Friday, 30 October 2015

Small touches I like in the TFS 2015 Update 1 Upgrade Wizard

Microsoft is always working towards improving the user experience of its products, and Team Foundation Server is no exception to this rule.

There are two bits I really liked in the Upgrade Wizard of 2015.1: the new Build Agent configuration and the Upgrade Progress monitoring page.

For the first, now it is totally clear what are the paths a Build Agent (referred to the new Team Build, of course) uses:


For the second, I can now monitor not only the step of my upgrade but also the elapsed time, and if there is any problem going forward.

tfs upgrade

At the bottom there is a very handy link to the logs, and if something happens during the upgrade, the Issues link brings you straight to the relevant log:



Again, they are all small touches, but very relevant regardless of how often you use them Smile

Tuesday, 13 October 2015

Dashboards in Team Foundation Server 2015 Update 1

Another great new feature in TFS 2015.1 is the introduction of a real dashboard instead of a pre-built welcome page.

This is an example:


This is an upgraded Team Project by the way. There are a few out-of-the box widgets, but is there a Definition of Done widget? Of course not Smile

You now have the flexibility of creating your own widgets, including a markdown widget:


Everything is customisable – this is my markdown example:


You can also create multiple dashboards – this is extremely handy if you have different teams with different focus across the same Team Project:


Each dashboard can be totally different, they are independent with each other.

Eventually, there is a new Welcome page experience. This is Markdown as well:


and there is one page for each repository by default, as it is based off the file created into each repo.

This is really a very welcome addition to the platform, as it enables even more collaboration and information’s sharing scenarios as ever.

Saturday, 10 October 2015

TFVC and Git in the same Team Project: a revolution

TFS 2015 Update 1 is literally hot off the press, and I am already on it as the changelog is massive!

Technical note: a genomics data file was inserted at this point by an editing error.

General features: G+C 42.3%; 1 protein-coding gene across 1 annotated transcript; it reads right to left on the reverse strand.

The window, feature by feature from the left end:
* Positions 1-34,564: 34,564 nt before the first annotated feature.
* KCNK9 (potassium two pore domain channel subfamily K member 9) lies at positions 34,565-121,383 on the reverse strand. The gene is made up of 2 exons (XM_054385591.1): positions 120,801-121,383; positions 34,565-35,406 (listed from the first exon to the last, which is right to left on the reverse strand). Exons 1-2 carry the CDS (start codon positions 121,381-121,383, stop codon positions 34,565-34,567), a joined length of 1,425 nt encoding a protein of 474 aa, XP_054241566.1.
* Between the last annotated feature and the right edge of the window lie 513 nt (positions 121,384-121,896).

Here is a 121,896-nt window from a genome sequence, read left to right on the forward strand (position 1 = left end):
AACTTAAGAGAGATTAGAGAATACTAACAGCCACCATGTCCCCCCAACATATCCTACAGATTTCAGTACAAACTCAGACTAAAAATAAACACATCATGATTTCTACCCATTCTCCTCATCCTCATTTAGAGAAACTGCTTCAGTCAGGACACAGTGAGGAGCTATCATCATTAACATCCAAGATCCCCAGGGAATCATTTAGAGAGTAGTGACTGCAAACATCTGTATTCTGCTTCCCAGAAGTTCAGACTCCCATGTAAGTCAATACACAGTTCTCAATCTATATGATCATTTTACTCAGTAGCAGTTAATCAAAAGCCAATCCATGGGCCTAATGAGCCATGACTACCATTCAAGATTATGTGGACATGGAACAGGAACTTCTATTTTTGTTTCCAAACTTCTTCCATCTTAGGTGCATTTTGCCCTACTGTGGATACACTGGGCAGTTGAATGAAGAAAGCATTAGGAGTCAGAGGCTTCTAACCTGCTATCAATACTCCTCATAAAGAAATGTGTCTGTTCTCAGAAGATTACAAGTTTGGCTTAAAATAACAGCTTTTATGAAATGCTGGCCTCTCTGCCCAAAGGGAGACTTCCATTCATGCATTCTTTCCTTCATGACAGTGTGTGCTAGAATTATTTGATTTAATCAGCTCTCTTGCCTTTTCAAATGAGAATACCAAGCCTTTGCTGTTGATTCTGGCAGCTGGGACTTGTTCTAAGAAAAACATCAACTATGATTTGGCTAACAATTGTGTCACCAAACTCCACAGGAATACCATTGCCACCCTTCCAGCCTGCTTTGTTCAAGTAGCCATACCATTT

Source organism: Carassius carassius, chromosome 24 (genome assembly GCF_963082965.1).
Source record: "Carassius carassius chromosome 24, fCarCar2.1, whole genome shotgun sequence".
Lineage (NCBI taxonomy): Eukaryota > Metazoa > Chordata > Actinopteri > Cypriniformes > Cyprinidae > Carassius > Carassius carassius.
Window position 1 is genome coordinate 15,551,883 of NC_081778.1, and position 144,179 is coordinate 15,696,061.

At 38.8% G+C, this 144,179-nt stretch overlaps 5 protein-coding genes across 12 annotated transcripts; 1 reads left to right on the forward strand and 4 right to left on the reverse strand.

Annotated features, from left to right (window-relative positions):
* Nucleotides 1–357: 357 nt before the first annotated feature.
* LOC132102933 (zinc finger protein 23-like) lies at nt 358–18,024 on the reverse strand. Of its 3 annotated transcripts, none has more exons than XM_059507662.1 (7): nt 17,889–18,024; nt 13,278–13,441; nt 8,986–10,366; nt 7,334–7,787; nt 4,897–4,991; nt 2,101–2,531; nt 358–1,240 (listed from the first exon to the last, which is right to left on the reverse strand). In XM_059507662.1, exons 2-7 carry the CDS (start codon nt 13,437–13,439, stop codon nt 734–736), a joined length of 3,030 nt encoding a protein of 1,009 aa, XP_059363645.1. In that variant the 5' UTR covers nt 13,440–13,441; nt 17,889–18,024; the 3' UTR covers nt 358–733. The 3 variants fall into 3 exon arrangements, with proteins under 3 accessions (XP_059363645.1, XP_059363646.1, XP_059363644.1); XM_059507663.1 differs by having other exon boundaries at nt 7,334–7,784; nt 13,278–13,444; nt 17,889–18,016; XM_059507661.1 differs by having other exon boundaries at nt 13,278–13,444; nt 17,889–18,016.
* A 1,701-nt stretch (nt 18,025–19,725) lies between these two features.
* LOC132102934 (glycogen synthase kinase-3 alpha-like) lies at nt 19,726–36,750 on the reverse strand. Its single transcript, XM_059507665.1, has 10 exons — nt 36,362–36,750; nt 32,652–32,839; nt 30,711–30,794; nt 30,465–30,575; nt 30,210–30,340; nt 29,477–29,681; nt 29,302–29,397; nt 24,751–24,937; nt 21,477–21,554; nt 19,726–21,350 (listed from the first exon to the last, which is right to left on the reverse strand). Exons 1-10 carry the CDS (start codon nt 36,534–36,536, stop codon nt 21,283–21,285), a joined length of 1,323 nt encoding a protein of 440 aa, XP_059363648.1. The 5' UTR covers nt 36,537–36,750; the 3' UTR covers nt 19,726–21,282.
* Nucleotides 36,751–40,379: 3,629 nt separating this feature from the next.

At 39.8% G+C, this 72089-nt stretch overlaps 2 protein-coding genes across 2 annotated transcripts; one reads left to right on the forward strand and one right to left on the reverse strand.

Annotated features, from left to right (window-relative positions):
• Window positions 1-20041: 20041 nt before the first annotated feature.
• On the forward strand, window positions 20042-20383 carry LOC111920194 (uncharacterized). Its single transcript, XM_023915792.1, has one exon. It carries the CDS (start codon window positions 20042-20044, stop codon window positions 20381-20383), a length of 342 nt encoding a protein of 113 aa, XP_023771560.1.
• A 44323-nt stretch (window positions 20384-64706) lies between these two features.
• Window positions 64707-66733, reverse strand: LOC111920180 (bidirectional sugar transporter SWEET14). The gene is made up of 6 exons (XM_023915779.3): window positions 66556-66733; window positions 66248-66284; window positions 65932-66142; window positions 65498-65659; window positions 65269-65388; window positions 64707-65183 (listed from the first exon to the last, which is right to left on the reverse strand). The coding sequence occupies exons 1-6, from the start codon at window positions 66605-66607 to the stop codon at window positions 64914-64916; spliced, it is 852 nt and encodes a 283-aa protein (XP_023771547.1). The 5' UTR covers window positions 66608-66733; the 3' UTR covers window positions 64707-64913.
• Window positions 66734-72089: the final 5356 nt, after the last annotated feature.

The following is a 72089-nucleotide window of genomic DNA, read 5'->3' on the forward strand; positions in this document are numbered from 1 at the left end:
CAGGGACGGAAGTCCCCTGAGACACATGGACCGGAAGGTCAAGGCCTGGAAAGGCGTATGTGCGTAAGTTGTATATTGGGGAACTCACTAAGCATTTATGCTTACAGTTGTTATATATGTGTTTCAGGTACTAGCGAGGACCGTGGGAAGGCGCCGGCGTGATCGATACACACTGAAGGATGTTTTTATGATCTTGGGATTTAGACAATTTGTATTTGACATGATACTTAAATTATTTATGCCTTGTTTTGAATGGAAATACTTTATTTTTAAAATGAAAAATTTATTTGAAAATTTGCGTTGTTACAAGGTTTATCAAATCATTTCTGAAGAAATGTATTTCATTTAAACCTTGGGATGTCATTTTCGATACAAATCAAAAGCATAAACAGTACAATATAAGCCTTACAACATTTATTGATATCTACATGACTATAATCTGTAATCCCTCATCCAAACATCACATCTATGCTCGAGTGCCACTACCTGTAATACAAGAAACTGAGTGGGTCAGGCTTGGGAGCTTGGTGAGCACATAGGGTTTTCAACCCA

The #1 priority to me was to have a look at Git and TFVC in the same Team Project. This is a really important milestone for the future.

It means the Version Control storage become agnostic – you can have Git repositories in existing TFVC-based Team Projects (a legacy evolution if you want), but also the other way round, a TFVC storage into a Git-based Team Project.

The experience is as easy as it, you just need to go to the _admin page and under the Version Control tab you can manage that:



If you already have TFVC configured in your Team Projects, you can’t add another repository of the same type of course:


Why should I add a TFVC repository if I already use Git? Well, migrations, large file storage are two examples.

You need to run Visual Studio 2015 Update 1 (currently in CTP1) to fully access these new repositories - which obviously highlights that you have both the Version Control systems in place.

The next thing I will look at (across the weekend Smile) are the dashboards!

Friday, 2 October 2015

Problem solved! Git-LFS and VSO

One of the problems you might face with Git is the performance hit when you start storing binaries into the Version Control.

It is actually by design – Git takes content snapshots at every commit, and it can’t handle deltas on binary files like on text files.

Fair enough, it has lots of other pros (and cons too), but the inability of storing binaries in an easy and non-disruptive way hampered the need for a shared tool in an heterogeneous development teams. If you have people working on the UI of your applications and you want them to version the .psd files they use, you can’t use Git.

Well, you couldn’t. GitHub developed Git Large File Storage for sorting this issue, but it wasn’t by default and eventually you would need to pay for usage (over 1GB quota of free space and bandwidth). It isn’t a out-of-the-box solution.

But yesterday Microsoft announced Git-LFS support on VSO, and it is a game changer to me.

Firstly, it is enabled by default on all the Visual Studio Online’s Git repositories. What you need to do is to install the Git-LFS extension, and nothing else.

Then, it is free for unlimited storage, so you don’t have to worry about limits, quotas and usage. It’s there, use it (if it makes sense, obviously).

Eventually, it will be included in Team Foundation Server 2015 Update 1, meaning that you will get exactly the same experience on-premise.

That’s marvellous, really. It solves the aforementioned issue in an effortless and easy way, making Git even more approachable.